When Californians need more water, they take it from their neighbors. Image credit: Robert Goldstrom
On Tuesday, Tom Barrett, the mayor of Milwaukee and one of the two leading Democratic candidates for governor against Scott Walker, spoke with The Progressive’s political editor, Ruth Conniff, about the upcoming Democratic primary in Wisconsin, his recent decision to get into the race against Walker, and how he balances that with his swearing-in as mayor, on the morning of this interview.
Q: You were sworn in as mayor today and you are also running for governor. So how come you waited to get in the race? What’s the deal with that?
BARRETT: Well, as you may or may not know, what I had said was that I would make an announcement of my intentions once the Government Accountability Board had certified an election. And the reasons for that were pretty obvious.
I did not know whether the Republicans would try to delay this for months or even years. And I thought, well, I’m going to see when this is a reality. And when it’s a reality I’ll make my announcement.
So at approximately 9:30 am on March 30, the Government Accountability Board made its announcement that the election was certified. And at 4:30 on the same day I announced to my supporters that I would be a candidate for governor.
So that’s one level. But there were other levels here as well. Another level is that there is no question that the Republicans have their guns set for me. They want to keep me out of this race. That’s why they started running commercials against me before I was even a candidate.
Had I been a candidate for governor in January, you could have added three months of additional commercials against me.
I want to set the terms of engagement in this; I don’t want them to set the terms of engagement. So there was some strategy involved as well.
Q: So that’s the strategy—getting in late—is it possible it’s too late, though? The other candidates have been out there for a while. What do you make of your match-up with Falk and the criticisms of you by the unions?
BARRETT: There’s was a poll yesterday by PPP (Public Policy Polling) for Daily Kos, it had me leading the Democratic primary by 14 points. More significantly, it had me leading among Democrats in the Democratic primary by 19 points.
That underscores one of my big contentions. As Scott Fitzgerald said, to the extent that Republicans are going to be messing around in the Democratic primary, they are going to be messing around to keep me out of the general election.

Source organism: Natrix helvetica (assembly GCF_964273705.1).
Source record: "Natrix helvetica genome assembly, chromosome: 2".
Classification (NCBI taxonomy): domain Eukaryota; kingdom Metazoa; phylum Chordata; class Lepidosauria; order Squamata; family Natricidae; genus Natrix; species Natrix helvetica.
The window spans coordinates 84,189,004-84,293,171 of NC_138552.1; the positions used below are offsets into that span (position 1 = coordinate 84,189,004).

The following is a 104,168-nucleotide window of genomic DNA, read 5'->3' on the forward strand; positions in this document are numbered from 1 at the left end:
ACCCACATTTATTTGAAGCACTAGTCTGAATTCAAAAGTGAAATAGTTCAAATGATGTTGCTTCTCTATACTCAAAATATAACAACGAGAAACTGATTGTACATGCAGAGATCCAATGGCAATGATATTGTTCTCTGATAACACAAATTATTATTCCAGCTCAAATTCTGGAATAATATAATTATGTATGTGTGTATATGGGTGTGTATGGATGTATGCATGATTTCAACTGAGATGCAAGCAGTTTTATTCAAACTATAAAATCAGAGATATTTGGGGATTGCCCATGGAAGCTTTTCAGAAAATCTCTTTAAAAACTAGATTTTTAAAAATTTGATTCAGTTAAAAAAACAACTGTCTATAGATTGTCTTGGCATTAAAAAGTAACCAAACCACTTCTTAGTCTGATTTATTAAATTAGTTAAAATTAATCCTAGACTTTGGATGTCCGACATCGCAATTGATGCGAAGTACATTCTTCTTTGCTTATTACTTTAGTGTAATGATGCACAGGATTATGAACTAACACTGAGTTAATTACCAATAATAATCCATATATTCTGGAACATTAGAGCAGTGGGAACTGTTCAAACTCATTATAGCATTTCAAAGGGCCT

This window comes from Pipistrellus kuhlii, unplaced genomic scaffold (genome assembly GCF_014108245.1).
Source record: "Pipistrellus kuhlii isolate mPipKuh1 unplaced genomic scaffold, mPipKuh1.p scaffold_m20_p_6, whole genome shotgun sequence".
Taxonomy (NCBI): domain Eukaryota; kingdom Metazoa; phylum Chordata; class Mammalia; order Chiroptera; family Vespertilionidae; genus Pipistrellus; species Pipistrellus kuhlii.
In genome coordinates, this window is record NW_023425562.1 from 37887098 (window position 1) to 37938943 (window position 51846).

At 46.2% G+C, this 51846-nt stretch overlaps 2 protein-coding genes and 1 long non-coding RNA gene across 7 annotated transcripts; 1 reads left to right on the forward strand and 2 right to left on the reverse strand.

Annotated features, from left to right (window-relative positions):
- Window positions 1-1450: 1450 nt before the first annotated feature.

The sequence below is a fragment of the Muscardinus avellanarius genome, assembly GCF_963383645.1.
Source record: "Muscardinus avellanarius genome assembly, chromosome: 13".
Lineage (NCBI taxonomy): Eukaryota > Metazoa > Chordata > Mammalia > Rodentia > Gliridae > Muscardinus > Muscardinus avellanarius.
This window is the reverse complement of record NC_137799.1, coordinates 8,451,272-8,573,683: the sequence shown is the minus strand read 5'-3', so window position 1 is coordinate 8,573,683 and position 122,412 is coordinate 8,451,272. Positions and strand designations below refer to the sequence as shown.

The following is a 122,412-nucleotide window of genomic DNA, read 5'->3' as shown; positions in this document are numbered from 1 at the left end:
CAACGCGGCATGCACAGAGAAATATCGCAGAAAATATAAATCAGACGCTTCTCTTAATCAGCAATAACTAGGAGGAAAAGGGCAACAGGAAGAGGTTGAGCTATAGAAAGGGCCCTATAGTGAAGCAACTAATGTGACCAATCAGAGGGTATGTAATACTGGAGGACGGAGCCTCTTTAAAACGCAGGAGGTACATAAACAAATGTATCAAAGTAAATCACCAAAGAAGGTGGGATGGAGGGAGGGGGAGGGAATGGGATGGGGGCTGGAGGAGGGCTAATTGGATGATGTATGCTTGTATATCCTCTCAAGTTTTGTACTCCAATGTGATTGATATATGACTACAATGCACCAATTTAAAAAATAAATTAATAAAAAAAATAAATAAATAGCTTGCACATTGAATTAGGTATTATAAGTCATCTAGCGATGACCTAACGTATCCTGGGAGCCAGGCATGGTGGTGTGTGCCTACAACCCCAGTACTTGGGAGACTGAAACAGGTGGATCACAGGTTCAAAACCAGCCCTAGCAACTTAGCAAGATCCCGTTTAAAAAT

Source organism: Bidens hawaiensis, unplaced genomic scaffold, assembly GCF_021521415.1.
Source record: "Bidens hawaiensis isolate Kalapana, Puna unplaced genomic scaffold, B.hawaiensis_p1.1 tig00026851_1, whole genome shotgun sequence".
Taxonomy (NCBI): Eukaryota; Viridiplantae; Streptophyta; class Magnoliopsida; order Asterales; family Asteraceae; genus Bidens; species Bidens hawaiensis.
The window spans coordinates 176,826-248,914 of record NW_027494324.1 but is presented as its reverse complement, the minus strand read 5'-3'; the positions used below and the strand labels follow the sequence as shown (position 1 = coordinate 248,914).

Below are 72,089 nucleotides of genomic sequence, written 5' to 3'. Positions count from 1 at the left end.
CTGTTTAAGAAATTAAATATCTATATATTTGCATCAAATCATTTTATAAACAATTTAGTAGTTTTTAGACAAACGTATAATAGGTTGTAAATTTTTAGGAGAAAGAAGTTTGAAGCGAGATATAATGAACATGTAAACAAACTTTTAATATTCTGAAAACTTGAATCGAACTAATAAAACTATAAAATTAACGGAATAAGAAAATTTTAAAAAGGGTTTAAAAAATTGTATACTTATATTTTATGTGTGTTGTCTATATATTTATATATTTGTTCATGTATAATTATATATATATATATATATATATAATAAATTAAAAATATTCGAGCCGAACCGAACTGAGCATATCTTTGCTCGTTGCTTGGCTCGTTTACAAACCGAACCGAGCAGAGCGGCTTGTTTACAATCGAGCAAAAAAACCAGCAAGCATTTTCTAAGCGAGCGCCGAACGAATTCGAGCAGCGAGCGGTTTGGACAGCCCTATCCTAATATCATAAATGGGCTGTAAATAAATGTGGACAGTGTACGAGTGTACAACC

You take that, you couple that with the tremendous outpouring of support that I have gotten in seventeen, eighteen days from both present and former public elected officials in the state—that, I think, sends a powerful message.
There are probably over 60 of them now--people who either were waiting for me or were waiting for a candidate that they thought would be in the best position to defeat Scott Walker. So I would think that someone would say, “Wow, how did Tom Barrett amass over 60 endorsements in a ten-day period?”
I think it underscores my viability. I think it underscores my ability to work with people. And it underscores that there are people throughout this entire state—and it really, geographically is very, very widespread, and even, ideologically, within the Democratic Party, it goes from conservative Democrats to very liberal Democrats, from very pro-union Democrats to Democrats who represent poor areas, for example. So I think rather than people saying, “Wow, where did Barrett come from on this?” I think more people are saying, “Wow, talk about a guy who comes out of the chute fast. Here’s a guy who comes out of the chute fast!”
Q: That same poll showed Walker at 50 percent, and you at 45 percent for a general election. So why won’t this race be a repeat of 2010, when that was pretty much the outcome?
BARRETT: Several reasons. One, keep in mind that Scott Walker has already spent over $10 million. And when that poll was taken I probably had spent maybe $100,000. So among the major candidates, the amount that I’ve spent is literally chump change, when you look at how much is being spent. And I’m beating the Democratic field by a double-digit lead, and within the margin of error for a Republican who has spent over $10 million. That shows you, OK, this thing may not be over. But there are other factors as well.
Keep in mind that there are negative commercials that have been running against me for, again, five, six weeks now. There essentially have been no commercials going after Scott Walker. The money that has been spent on the Democratic side really hasn’t been spent attacking his record. And I have a criticism of that. Why aren’t we looking at his record? Whether it’s his attack on collective bargaining, whether it’s the fact that the state of Wisconsin under his leadership lost more jobs than any other state in this entire country in 2011, or the war against women, the way he handled foreclosure dollars, the voting legislation, you name it. I think that’s been a mistake that Democrats have made, and groups that are supporting Democrats, through this process up to this point.
Honestly, I hope that changes very, very soon if people are serious about having a new governor.
Q: Can we get into the substance of union criticism of you? There has been some pretty harsh criticism of you from the unions. Particularly, Rich Abelson, head of AFSCME in Milwaukee, who has been friends with you, said that you were too slow to condemn Act 10 [the law eliminating public employees’ collective bargaining rights], and that you used the end of collective bargaining to drive a hard bargain with public employees in Milwaukee.